There were  two disturbing stories in the press today, both of which involve Facebook and how others use your data.  The first was in Forbes, and asks What Employers Are Thinking When They Look At Your Facebook Page.  Many people who looked at that story were amazed to learn that employers were looking at their Facebook pages at all, and even more amazed to learn they use the information in hiring decisions.  Potential employers are looking at your Facebook page to decide what type of person you are and whether you would fit into the culture of their organization.  According to the article, potential employers will look at the page, including photos, posts, status updates, conversations, causes and games and rate individuals on their levels of extroversion, agreeableness, conscientiousness, neuroticism, and openness to new experiences.   As I look at postings, I ask what potential employers learn when someone posts every time he or she has a spat with a significant other, says unpleasant things about sports teams, spends significant time playing games, spells poorly, uses bad grammar or slang, and/or has many negative conversations.  If you look at your postings, are you the type of person with whom you would like to work?

I agree that you can learn many things about a person by reading their Facebook page and it might just provide insights into whether the person will be successful at certain companies.  However, what I fear is all that information taken out of context.  I remember when I first started teaching students how to design web pages and one of my students provided a link to “Bare Naked Ladies.”  I was taken aback until I realized that it was a band.   Today I frequently am confused with posts that refer to music I have never heard or television shows I do not watch.  I have committed more than a few faux pas commenting when I thought I understood the context, but was totally wrong.  While I try hard to think about context, I have found myself misunderstanding the meaning of posts by good friends and even my son.  The key here is that Itry to think about context before making an opinion …. what are the odds that overworked HR staff will cut the applicants the same slack?

This article was troubling enough until I read Govt. agencies, colleges demand applicants’ Facebook passwords.  Yes, you read that correctly, demand passwords, and access to all of the postings on one’s Facebook page.  Thanks to the ACLU, they do not get the passwords, but now expect people to log in and allow the interviewer to watch as they click on every link, photo, conversation, etc.  Campus athletes too must provide administrators access to their social networking sites  and allow them to monitor what is said to ensure the athletes are not saying negative things about the program.  What is next?  Will the bank administrator demand to see what I tweet and post before deciding on giving me a mortgage?  Will the government decide whether or not I am an undesirable by looking at my Facebook posts?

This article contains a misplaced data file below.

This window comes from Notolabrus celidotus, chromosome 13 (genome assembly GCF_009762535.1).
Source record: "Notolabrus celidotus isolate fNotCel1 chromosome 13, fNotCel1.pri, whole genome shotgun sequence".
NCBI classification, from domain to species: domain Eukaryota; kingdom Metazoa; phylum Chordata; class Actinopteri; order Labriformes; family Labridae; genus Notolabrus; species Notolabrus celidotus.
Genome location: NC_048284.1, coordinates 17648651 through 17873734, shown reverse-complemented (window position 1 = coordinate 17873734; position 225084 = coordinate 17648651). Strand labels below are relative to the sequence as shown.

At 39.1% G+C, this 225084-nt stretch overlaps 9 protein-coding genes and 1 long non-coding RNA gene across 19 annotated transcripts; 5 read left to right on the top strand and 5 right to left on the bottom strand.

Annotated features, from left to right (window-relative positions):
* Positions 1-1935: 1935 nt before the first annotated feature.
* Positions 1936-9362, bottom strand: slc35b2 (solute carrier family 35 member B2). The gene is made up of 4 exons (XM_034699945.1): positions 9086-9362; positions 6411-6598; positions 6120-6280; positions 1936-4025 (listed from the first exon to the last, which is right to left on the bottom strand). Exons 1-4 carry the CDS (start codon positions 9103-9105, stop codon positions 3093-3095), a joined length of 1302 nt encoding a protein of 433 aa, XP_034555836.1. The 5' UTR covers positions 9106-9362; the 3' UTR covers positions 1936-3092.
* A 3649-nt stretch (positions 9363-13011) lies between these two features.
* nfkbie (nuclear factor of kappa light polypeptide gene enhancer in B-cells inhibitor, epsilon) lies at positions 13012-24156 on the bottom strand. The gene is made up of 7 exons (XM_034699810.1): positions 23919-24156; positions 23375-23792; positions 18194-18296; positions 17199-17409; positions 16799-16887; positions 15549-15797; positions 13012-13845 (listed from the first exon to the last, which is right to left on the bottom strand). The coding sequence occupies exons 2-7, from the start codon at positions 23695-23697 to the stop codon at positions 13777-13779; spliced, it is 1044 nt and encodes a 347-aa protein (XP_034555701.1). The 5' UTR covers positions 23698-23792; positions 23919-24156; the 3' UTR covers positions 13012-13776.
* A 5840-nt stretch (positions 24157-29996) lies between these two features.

For the record here, I will note that personally I leave most of my posts open on Facebook because I post items that I want people to share, such as about this article. Hence I am not bringing this to your attention because I am concerned about what people will think of me.  Instead, I am bringing it to your attention for two reasons.  First, everyone needs to take responsibility for what is on his or her social networking sites and what is visible.  If you have things you do not want a prospective employer or college recruiter to see, then make sure your security settings prohibit them from seeing that material.   Put yourself in their place and see if the image you get is what you want them to have, and adjust your settings, friends and postings accordingly.

Second, I am posting this because I think we have lost the line between due diligence and invasion of privacy.  The post-9/11 world has brought increasing invasions of our privacy because we have let it happen.  If we are going to give up the right of privacy as a society, I think we should do it consciously.  The fact that information is in digital form does not make it any less private.  We need a dialog about what is happening and  the cultural implications of what is happening.  I am hoping we start it today.